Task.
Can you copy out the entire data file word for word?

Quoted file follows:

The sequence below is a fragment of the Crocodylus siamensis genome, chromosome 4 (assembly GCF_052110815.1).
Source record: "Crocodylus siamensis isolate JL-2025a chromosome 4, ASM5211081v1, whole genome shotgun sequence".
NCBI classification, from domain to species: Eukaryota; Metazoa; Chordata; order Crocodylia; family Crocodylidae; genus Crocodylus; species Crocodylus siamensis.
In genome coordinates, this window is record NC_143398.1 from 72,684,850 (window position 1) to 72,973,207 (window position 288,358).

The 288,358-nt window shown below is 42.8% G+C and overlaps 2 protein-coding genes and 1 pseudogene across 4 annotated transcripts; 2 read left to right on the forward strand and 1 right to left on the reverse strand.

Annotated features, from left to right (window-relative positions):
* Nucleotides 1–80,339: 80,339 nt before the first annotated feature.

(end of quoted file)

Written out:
The sequence below is a fragment of the Crocodylus siamensis genome, chromosome 4 (assembly GCF_052110815.1).
Source record: "Crocodylus siamensis isolate JL-2025a chromosome 4, ASM5211081v1, whole genome shotgun sequence".
NCBI classification, from domain to species: Eukaryota; Metazoa; Chordata; order Crocodylia; family Crocodylidae; genus Crocodylus; species Crocodylus siamensis.
In genome coordinates, this window is record NC_143398.1 from 72,684,850 (window position 1) to 72,973,207 (window position 288,358).

The 288,358-nt window shown below is 42.8% G+C and overlaps 2 protein-coding genes and 1 pseudogene across 4 annotated transcripts; 2 read left to right on the forward strand and 1 right to left on the reverse strand.

Annotated features, from left to right (window-relative positions):
* Nucleotides 1–80,339: 80,339 nt before the first annotated feature.